In some counties unemployment is pushing 19 percent, according to recent state estimates.
With the exception of Shelby, Montgomery and Dickson Counties, unemployment in every county west of Nashville is meeting or surpassing the statewide rate of 10.5 percent. This time last year Tennessee-wide unemployment was 6.9 percent.
While each western county struggles with unemployment, those home to larger population centers are faring better, although still significantly worse than the state rates from last year.
That isn’t to say times are flush for job-hunters in regions east of Nashville. Hancock County unemployment hit 18 percent and Scott County landed at 17.8 percent, and most other counties have unemployment rates in low teens or below.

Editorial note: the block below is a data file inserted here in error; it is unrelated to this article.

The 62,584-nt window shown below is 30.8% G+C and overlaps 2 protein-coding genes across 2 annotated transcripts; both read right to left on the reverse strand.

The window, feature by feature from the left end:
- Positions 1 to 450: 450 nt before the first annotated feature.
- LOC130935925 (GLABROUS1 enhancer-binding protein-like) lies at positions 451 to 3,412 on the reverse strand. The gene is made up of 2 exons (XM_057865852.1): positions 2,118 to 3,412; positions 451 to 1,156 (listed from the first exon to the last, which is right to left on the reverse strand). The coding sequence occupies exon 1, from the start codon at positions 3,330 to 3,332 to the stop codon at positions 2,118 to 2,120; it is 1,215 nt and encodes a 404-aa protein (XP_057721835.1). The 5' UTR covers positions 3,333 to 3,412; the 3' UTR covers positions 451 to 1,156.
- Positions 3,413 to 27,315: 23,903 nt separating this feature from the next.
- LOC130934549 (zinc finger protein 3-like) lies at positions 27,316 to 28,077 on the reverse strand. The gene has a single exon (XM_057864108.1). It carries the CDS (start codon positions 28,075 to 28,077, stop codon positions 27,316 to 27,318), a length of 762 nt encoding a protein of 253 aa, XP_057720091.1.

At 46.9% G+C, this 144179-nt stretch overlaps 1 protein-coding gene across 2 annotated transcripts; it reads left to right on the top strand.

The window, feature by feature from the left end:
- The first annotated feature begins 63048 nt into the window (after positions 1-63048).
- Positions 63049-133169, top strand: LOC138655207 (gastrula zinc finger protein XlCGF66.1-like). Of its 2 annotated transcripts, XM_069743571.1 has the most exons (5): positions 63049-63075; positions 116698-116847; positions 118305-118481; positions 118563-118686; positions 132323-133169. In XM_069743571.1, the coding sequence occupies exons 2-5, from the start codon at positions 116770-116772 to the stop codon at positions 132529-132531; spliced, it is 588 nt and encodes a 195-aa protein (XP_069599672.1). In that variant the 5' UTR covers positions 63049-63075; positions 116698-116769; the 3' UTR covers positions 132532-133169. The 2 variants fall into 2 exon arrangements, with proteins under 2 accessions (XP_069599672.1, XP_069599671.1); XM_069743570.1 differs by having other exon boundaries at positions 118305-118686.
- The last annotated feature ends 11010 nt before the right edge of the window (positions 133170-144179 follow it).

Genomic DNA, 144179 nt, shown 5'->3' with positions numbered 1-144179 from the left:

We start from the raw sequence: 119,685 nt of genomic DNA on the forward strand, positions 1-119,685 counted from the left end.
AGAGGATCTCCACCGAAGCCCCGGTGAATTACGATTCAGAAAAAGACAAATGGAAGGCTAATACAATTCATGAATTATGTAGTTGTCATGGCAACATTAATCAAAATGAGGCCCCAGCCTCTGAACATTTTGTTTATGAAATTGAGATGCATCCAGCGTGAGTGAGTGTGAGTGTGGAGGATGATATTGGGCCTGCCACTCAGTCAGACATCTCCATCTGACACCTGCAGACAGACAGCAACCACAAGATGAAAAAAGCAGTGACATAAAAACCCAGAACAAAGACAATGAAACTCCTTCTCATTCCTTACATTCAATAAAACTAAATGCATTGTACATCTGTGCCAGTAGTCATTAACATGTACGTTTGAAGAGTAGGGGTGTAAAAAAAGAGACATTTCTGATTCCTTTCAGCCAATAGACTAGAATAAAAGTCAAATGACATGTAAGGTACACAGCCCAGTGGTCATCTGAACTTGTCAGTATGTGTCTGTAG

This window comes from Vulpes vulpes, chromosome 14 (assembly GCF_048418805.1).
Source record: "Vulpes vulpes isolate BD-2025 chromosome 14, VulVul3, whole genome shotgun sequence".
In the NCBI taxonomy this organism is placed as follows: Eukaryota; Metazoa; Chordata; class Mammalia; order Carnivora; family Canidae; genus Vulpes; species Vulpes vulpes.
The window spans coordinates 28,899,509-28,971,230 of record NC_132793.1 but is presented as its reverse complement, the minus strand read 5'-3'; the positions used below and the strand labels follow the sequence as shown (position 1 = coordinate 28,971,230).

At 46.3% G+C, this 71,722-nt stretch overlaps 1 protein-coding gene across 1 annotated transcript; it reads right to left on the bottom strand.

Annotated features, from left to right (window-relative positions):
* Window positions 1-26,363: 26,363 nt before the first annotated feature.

...(S)tate Sen. Lowe Finney, a Jackson Democrat...said while he’s encouraged by the recent drop in the national unemployment rate, he says Tennesseans ought not to expect the picture to brighten anytime soon; the state’s employment numbers tend to lag six months behind.
“If other parts of the country experience good news, hopefully that means a few months from now, Tennessee will experience the same thing,” he said.
Senate Republican Leader Mark Norris, R-Collierville, predicts it’ll take even longer than that before unemployment turns around.
A former chairman for the Council of State Governments’ Economic Development Committee for the Southern Legislative Conference, Norris says the stimulus hasn’t yet kicked in the way state officials expected, which he says means it’ll take still more time to see positive changes.